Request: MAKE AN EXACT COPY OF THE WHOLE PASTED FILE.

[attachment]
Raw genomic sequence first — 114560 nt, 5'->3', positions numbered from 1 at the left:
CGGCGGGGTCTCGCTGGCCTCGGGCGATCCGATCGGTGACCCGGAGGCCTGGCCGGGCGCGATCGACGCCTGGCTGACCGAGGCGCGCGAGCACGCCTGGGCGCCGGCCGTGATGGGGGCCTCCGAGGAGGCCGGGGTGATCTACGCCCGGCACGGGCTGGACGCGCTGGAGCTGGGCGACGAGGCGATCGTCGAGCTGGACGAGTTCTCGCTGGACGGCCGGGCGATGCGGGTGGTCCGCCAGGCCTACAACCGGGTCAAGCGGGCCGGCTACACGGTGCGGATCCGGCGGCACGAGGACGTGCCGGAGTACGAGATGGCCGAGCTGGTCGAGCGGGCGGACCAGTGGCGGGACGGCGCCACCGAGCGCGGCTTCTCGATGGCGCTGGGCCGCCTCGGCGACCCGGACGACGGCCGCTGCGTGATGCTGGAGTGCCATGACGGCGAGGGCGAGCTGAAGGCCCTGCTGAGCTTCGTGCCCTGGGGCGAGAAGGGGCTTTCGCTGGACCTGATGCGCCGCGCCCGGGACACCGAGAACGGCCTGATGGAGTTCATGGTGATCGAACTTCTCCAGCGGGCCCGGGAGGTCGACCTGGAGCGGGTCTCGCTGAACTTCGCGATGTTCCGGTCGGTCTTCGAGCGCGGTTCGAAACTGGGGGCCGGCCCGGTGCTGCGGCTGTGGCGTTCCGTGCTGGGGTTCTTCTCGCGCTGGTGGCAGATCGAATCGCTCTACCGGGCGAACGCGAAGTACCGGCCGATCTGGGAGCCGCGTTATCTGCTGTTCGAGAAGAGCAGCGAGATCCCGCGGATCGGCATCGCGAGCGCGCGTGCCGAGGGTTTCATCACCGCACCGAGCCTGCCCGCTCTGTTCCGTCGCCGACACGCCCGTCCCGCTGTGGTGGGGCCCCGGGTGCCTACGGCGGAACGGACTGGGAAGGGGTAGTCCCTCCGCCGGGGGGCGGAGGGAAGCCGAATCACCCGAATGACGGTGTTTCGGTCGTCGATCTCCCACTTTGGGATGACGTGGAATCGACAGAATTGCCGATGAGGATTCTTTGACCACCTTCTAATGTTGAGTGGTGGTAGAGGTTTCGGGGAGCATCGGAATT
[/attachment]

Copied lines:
Raw genomic sequence first — 114560 nt, 5'->3', positions numbered from 1 at the left:
CGGCGGGGTCTCGCTGGCCTCGGGCGATCCGATCGGTGACCCGGAGGCCTGGCCGGGCGCGATCGACGCCTGGCTGACCGAGGCGCGCGAGCACGCCTGGGCGCCGGCCGTGATGGGGGCCTCCGAGGAGGCCGGGGTGATCTACGCCCGGCACGGGCTGGACGCGCTGGAGCTGGGCGACGAGGCGATCGTCGAGCTGGACGAGTTCTCGCTGGACGGCCGGGCGATGCGGGTGGTCCGCCAGGCCTACAACCGGGTCAAGCGGGCCGGCTACACGGTGCGGATCCGGCGGCACGAGGACGTGCCGGAGTACGAGATGGCCGAGCTGGTCGAGCGGGCGGACCAGTGGCGGGACGGCGCCACCGAGCGCGGCTTCTCGATGGCGCTGGGCCGCCTCGGCGACCCGGACGACGGCCGCTGCGTGATGCTGGAGTGCCATGACGGCGAGGGCGAGCTGAAGGCCCTGCTGAGCTTCGTGCCCTGGGGCGAGAAGGGGCTTTCGCTGGACCTGATGCGCCGCGCCCGGGACACCGAGAACGGCCTGATGGAGTTCATGGTGATCGAACTTCTCCAGCGGGCCCGGGAGGTCGACCTGGAGCGGGTCTCGCTGAACTTCGCGATGTTCCGGTCGGTCTTCGAGCGCGGTTCGAAACTGGGGGCCGGCCCGGTGCTGCGGCTGTGGCGTTCCGTGCTGGGGTTCTTCTCGCGCTGGTGGCAGATCGAATCGCTCTACCGGGCGAACGCGAAGTACCGGCCGATCTGGGAGCCGCGTTATCTGCTGTTCGAGAAGAGCAGCGAGATCCCGCGGATCGGCATCGCGAGCGCGCGTGCCGAGGGTTTCATCACCGCACCGAGCCTGCCCGCTCTGTTCCGTCGCCGACACGCCCGTCCCGCTGTGGTGGGGCCCCGGGTGCCTACGGCGGAACGGACTGGGAAGGGGTAGTCCCTCCGCCGGGGGGCGGAGGGAAGCCGAATCACCCGAATGACGGTGTTTCGGTCGTCGATCTCCCACTTTGGGATGACGTGGAATCGACAGAATTGCCGATGAGGATTCTTTGACCACCTTCTAATGTTGAGTGGTGGTAGAGGTTTCGGGGAGCATCGGAATT